Page images
PDF
EPUB

Or whether (as some sages sing)
The frolic wind that breathes the spring,
ZEPHYR with AURORA playing,
As he met her once a Maying;
There on beds of violets blue,
And fresh-blown roses wash'd in dew,
Fill’d her with thee, a daughter fair,
So buxom, blithe, and debonair.
Haste thee, Nymph, and bring with thee
Jest and youthful Jollity,
Quips and Cranks, and wanton Wiles,
Nods and Becks, and wreathed Smiles,
Such as hang on Hebe’s cheek,
And love to live in dimple sleek;
Sport, that wrinkled Care derides, .
And Laughter holding both his sides :
Come, and trip it as you goi .
On the light fantastic toe,
And in thy right-hand lead with thee,
The mountain-nymph, sweet LIBERTY.
And, if I give thee honour due,
Mirty, admit me of thy crew,

To live with her, and live with thee,
In unreproved pleasures free;
To hear the lark begin his flight,
And singing startle the dull night,
From his watch-tower in the skies,
Till the dappled dawn doth rise ;
Then to come in spite of sorrow,
And at my window bid good-morrow,
Through the sweet-briar, or the vine,
Or the twisted eglantine:
While the cock with lively din
Scatters the rear of darkness thin,
And to the stack, or the barn-door,
Stoutly struts his dames before:
Oft list’ning how the hounds and horn
Cheerly rouse the slumb’ring morn,
From the side of some hoar hill,
Through the high wood echoing shrill:
Some time walking not unseen
By hedge-row elms, on hillocks green,
Right against the eastern gate,
Where the great sun begins his state,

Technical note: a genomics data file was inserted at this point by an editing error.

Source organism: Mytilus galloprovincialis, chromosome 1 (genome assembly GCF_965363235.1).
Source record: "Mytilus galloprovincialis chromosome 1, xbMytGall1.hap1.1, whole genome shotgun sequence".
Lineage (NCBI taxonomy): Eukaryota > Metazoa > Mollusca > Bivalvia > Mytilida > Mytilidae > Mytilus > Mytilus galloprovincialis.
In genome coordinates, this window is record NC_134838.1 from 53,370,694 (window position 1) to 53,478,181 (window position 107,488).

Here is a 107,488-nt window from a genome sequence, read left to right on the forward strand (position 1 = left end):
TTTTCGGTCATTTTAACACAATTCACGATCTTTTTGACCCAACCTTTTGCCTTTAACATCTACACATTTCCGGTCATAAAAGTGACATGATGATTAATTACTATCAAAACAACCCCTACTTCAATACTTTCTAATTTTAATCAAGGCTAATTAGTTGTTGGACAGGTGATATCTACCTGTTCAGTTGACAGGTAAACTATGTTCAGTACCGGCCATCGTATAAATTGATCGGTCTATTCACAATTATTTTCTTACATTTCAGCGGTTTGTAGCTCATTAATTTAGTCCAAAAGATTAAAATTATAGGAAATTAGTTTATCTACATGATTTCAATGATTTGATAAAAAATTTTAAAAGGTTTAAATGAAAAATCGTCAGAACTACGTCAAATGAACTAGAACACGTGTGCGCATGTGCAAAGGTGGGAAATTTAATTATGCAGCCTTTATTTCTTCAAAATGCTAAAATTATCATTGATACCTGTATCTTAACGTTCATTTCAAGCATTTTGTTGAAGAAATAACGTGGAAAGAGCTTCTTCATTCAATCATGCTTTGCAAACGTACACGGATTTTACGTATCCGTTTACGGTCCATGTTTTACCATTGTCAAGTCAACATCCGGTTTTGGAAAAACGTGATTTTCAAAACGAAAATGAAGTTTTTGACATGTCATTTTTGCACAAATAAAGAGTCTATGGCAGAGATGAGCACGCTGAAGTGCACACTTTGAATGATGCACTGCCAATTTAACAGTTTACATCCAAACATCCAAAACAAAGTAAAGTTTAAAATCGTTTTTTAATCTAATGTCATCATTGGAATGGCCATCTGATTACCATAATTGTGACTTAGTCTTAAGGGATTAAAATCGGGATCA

Rob’d in flames and amber light,
The clouds in thousand liveries dight;
While the ploughman near at hand
Whistles o'er the furrow'd land,
And the milk-maid singeth blithe,
And the mower whets his scythe,
And every shepherd tells his tale
Under the hawthorn in the dale.
Straight mine eye hath caught new pleasures
Whilst the landskip round it measures,
Russet lawns, and fallows grey,
Where the nibbling flocks do stray,
Mountains, on whose barren breast
The lab'ring clouds do often rest,
Meadows trim with daisies pied,
Shallow brooks, and rivers wide.
Towers and battlements it sees
Bosom’d high in tufted trees,
Where, perhaps, some beauty lies,
The Cynosure of neighbouring eyes.
Hard by, a cottage chimney smokes,
From betwixt two aged oaks,

Where, Corydon and Thyrsis met,
Are at their sav'ry dinner set,
Of herbs, and other country messes,
Which the neat-handed Phillis dresses ;
And then in haste her bower she leaves,
With TH ESTYLIS to bind the sheaves ;
Or, if the earlier season lead,
To the tann'd haycock in the mead.
Sometimes with secure delight
The upland hamlets will invite,
When the merry bells ring round,
And the jocund rebecs sound
To many a youth, and many a maid,
Dancing in the chequer'd shade ;
And young'and old come forth to play
On a sunshine-holiday,
Till the live-long day-light fail;
Then to the spicy nut-brown ale,
With stories told of many a feat,
How faery Mas the junkets eat,
She was pinch'd and pull’d, she said,
And he by friar's lantern led ;

Tells how the drudging Goblin swet, To earn his cream-bowl duly set, When in one night, ere glimpse of morn, His shadowy flail hath thresh'd the corn, That ten day-lab’rers could not end; Then lies him down the lubber fiend, And stretch'd out all the chimney's length, Basks at the fire his hairy strength, And, crop-full, out of doors he flings, Ere the first cock his matin rings. Thus done the tales, to bed they creep, By whisp’ring winds soon lull’d asleep. Tow’red cities please us then, And the busy hum of men, Where throngs of knights and barons bold In weeds of peace high triumphs hold, With store of ladies, whose bright eyes Rain influence, and judge the prize Of wit, or arms, while both contend To win her grace, whom all commend. There let Hymen oft appear In saffron robe, with taper clear,

« PreviousContinue »